There is infinitely more to Omaha attorney James Martin Davis than most people know. On the surface, Davis is able to sit comfortably in his Farnam St. office as one of the best criminal attorneys in the Midwest, having won the most criminal cases in Nebraska. However, once probed for a glimpse into his life, it’s clear he’s experienced more than several men of his age put together. He knew becoming a lawyer was his calling from a young age.
“Ever since I was little, I always wanted to be a lawyer,” Davis says. “Criminal law is the most exciting part of the law. It’s the non-boring dimension of the practice of law. The cases are interesting, the stakes are high and it involves the concept of liberty, which is an idea that is very important to me. It should be to everybody.”
Davis spent three years working as a Secret Service agent, which took him everywhere from the White House to Chicago. One day he’d be protecting the President of the United States, the First Lady or Secretary of State Henry Kissinger, and the next, posing as a Mafioso named “Jimmy D” to bust counterfeit operations. He survived combat in the Vietnam War then powered through quintuple bypass surgery, a heart attack, and the untimely death of his only son.
What makes Davis so successful comes down to a very simple philosophy: he works for the people.
“I really appreciate them,” he says. “I have a lot of clients. I think there are two reasons for my success. Number one, I’ve been doing it for so long; number two, I’ve won more criminal cases than anyone in Nebraska because I defend the Constitution of the United States.”
While Davis has always lived an adrenaline-charged existence, ultimately having a family pulled him back a little. He recalls a funny incident when he was still working as a Secret Service agent in Chicago, which involved his wife, Polo.
“My wife hated it. I was doing an undercover operation in Cicero, Illinois where Al Capone was headquartered,” he recalls. “I had to do an undercover buy with these people to purchase stolen government securities. They thought I was Mafioso. I met them in a restaurant in Cicero. I had agents covering me, but I saw one of the people at the table had a gun. The informant was there, which is how this came to be. The informant calls me later that night so I could do a report in terms of how it went down. It’s 1 o’clock in the morning, my wife is sleeping and I get the call. And I’m taking notes and I say, ‘Yeah, I saw the guy with the .38 in his belt.’ Then I say, ‘Which one had a hand grenade?’ Then later on I said, ‘Where was the machine gun?’ I go back to bed and I hear my wife sniffling or something. She was pregnant. I said, ‘What’s wrong?’ She said, ’You’re never going to see your first baby born [laughs].’”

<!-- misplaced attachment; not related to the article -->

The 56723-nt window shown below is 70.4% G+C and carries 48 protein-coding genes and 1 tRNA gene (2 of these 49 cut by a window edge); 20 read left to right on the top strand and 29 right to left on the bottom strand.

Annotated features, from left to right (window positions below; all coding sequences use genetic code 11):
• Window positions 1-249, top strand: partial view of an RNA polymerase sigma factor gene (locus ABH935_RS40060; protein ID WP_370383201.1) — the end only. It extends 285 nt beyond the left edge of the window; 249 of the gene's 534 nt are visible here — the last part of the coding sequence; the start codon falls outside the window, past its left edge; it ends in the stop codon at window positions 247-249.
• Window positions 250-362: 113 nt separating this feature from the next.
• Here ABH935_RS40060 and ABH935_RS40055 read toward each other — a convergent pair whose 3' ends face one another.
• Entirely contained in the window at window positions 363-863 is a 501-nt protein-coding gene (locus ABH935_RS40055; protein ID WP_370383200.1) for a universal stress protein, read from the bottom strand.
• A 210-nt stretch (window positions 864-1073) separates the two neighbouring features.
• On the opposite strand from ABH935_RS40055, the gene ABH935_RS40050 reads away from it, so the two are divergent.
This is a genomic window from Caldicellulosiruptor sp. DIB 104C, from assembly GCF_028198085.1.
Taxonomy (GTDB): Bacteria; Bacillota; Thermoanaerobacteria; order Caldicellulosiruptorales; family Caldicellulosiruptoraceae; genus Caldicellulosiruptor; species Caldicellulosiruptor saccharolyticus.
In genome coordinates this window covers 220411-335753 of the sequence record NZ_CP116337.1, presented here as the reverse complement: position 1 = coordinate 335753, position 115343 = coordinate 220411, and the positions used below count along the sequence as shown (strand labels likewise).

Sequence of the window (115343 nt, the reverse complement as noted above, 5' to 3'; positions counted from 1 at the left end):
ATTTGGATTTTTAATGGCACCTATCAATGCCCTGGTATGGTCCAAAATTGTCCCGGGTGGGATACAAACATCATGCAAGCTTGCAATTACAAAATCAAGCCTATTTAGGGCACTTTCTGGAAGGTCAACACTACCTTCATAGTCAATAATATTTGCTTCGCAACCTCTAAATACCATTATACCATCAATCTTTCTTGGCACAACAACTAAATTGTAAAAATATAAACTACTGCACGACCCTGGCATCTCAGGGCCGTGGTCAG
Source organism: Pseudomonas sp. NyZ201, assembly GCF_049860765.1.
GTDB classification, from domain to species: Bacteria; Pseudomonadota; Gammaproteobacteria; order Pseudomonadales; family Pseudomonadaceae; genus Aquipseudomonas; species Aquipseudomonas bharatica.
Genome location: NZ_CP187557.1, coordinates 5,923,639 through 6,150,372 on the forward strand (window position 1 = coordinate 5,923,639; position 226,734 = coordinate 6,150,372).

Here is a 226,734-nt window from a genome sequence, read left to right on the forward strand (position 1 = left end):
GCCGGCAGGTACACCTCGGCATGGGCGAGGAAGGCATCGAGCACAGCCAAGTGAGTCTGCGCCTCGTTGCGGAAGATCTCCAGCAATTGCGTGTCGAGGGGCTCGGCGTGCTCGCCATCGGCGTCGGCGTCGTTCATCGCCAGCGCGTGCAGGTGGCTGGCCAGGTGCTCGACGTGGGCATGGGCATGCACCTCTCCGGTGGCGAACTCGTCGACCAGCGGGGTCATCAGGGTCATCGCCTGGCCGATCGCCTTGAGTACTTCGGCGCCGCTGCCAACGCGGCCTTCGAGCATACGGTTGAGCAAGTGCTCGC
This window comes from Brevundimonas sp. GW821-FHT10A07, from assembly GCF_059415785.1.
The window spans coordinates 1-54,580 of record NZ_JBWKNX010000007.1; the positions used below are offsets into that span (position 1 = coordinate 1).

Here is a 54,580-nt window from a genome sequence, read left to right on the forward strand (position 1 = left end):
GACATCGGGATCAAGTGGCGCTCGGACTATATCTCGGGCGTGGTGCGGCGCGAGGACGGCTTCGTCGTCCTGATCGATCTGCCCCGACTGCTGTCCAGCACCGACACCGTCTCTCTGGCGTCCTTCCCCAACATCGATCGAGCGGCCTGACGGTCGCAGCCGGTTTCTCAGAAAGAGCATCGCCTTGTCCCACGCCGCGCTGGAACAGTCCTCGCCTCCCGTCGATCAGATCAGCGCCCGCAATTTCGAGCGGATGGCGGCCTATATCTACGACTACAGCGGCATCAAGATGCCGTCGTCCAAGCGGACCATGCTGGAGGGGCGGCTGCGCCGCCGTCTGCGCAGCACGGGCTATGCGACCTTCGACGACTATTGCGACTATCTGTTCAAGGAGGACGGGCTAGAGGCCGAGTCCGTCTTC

Ironically, the day their daughter Tori was born, that particular case was the front page of The Chicago Daily News. Although he no longer works in the exciting world of the Secret Service, his life is anything but dull. This year he represented former Bellevue Police Chief John Stacey and former local news broadcaster Michael Scott, which were two high-profile cases. He took both of them to a jury and got a not guilty verdict on both counts. He has been listed as a “Super Lawyer,” which is a rating system that recognizes attorneys who have attained a high-degree of peer recognition and professional achievement. He’s ranked among The Top 100 Lawyers and a member of the Martindale-Hubbell Bar Register of Preeminent Lawyers. However, it’s the local recognition he appreciates the most.
“ This recognition is more important to me than the others,” he says. “While those three are important to me, the recognition I am getting through the Reader is a lot more gratifying than the recognition I get from my peers.
“I am very grateful to the people of Omaha to recognize me,” he adds. “I am here for the people. I went to work for corporate law firms, but that was not my interest. My interest is to represent the people.”